Sipping hot spiced tea or hot cocoa is the classic cold winter evening treat. But have you ever tried sipping bone broth? It packs a nutritional punch in just 1 cup and is low in calories too. Here are my reasons why you should try it and all the ways you can consume it.
Health Benefits of Bone Broth
- A great source of collagen
- Boost of protein
- Collagen turns into gelatin when it’s cooked, which provides a great source of amino acids (the building blocks of protein). Gelatin is the substance that gives your bone broth a slight gelatinous texture when refrigerated. But don’t worry, this goes away when it is warm.
- Bonus win: Specific amino acids in bone broth have been linked to reducing inflammation, supporting a healthy gut, and our body’s production of collagen. (2, 3, 4)
- Bone broth can be an extra source of vitamins, calcium, magnesium, and phosphorus. If the bones used for the broth contain a portion of bone marrow, the broth will also have iron and some trace minerals—zinc, manganese, and selenium. Since the exact recipe varies in the type of bone, source of bone, and cooking time, the amount of each micronutrient will vary as well.
How to Consume Bone Broth
- Use it to hydrate foods.
- Bone broth is delicious to rehydrate your pastas, rices, quinoas, and grains. Swap your water for bone broth at a 1:1 ratio. If you added salt to your broth, be sure that you aren’t adding too much additional salt to your grain recipes.
- Add it to soups.
- Use it just like any type of stock. Bone broth is a fantastic and nutritious base to any soup or stew. For any recipe that calls for “stock,” use bone broth instead.
- Incorporate it in sauces.
- Using a concentrated bone broth is especially delicious as your base for a sauce. A great example is to use bone broth instead of chicken stock in a velouté.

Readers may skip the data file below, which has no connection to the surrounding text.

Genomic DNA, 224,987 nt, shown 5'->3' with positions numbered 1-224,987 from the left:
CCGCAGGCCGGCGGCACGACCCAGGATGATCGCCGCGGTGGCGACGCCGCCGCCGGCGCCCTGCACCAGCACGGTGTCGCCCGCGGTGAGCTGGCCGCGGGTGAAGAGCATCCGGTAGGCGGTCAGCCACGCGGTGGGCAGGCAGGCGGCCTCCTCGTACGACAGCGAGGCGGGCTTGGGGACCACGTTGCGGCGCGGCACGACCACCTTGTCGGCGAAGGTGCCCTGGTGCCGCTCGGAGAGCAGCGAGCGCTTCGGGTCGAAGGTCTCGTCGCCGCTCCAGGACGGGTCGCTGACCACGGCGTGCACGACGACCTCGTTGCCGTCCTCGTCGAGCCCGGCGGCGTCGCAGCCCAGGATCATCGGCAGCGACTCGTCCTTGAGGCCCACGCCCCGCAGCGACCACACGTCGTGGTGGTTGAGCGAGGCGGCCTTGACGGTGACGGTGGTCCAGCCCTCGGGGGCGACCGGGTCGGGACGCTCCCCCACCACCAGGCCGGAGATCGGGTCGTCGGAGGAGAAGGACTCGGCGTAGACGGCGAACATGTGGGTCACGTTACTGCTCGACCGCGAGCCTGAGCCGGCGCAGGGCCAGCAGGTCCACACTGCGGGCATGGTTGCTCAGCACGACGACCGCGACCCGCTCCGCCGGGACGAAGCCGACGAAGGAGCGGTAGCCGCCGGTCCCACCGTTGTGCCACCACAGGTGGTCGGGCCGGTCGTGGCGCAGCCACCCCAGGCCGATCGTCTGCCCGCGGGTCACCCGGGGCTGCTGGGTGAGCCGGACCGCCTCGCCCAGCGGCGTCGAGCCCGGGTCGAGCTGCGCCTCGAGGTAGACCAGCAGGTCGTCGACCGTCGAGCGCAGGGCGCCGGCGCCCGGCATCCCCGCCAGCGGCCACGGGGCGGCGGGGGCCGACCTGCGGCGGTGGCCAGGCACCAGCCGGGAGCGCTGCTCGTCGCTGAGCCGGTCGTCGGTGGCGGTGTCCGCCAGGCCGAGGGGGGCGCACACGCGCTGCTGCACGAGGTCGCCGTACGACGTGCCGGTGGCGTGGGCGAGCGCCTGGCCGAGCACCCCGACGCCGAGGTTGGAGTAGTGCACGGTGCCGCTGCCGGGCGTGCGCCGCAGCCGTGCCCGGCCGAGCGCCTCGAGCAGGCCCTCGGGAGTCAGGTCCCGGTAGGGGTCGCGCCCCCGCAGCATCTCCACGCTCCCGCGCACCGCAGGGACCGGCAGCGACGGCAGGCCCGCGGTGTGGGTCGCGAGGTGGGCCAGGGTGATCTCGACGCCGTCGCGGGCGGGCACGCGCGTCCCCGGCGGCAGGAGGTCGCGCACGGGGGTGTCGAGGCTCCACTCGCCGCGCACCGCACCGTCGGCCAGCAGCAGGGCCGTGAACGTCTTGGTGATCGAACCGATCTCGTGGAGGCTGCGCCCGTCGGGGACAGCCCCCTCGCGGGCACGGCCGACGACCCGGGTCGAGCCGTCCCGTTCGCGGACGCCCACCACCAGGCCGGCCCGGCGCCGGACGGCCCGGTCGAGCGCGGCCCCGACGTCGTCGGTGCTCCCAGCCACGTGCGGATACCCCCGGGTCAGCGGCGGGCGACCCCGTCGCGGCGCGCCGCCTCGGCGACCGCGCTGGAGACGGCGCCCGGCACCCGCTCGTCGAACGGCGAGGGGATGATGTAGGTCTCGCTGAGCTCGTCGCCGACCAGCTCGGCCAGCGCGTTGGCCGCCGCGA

- Sip it on its own.
- It’s simple; just drink it warm and enjoy.
Bone Broth Recipe
Making your own broth will take some time, but it is so worth it. Not sure what bones to use? I recommend any bones, marrow, and even connective tissue that come from a healthy animal or fish. If you can find local, organic, or grass-fed options, they will likely result in a more nutritious bone broth.
Browning the bones
Not all recipes agree on this, but I have found that browning/caramelizing the bones results in a much more flavorful broth than using uncooked bones. If the bones you are using are already cooked, then there’s no need to cook them again. Also, I recommend using a few spices, fresh garlic, rosemary, thyme, bay leaf, and the vegetable combination called a mirepoix. Your mirepoix and the garlic should be roasted as well to maximize flavor.
- 12 cups filtered water
- 2 tbsp apple cider vinegar
- 2-4 lbs bones
- Mirepoix (all chopped to ¼-inch pieces):
- 1-2 medium onions, about 8 ounces
- 1 large carrot, about 4 ounces
- 2 celery ribs, about 4 ounces
- 5-6 large garlic cloves
- Fresh rosemary
- Fresh thyme
- Fresh bay leaf
- Preheat the oven to 450°F. Fill a pot with the water to boil. Chop the mirepoix to ¼-inch pieces. Roast and caramelize the bones, garlic cloves, and your mirepoix for 30-45 minutes. You want the bones to be a deep brown color.
- Once well browned, add the bones, garlic, mirepoix, the tasty brown bits on the roasting pan called fond, spices, and apple cider vinegar to your pot of water. Bring the water to a boil and then lower the heat to a gentle simmer. Simmer for at least 8 hours to 24 hours; the longer it cooks, the tastier and more nutritious it will be. Don’t let the broth boil again. Every few hours, check to ensure water is covering your ingredients and skim the top if any foam is visible.
- Once done, let cool and remove the bones. Strain your broth through a colander lined with cheesecloth. Store in the fridge for a week, or freeze and it can last up to 6 months.
Whether you sip bone broth on its own or use it in your cooking, be sure that you do try it. It’s an easy and economical recipe to boost your nutrition on a cold winter’s day. Stay warm and healthy all.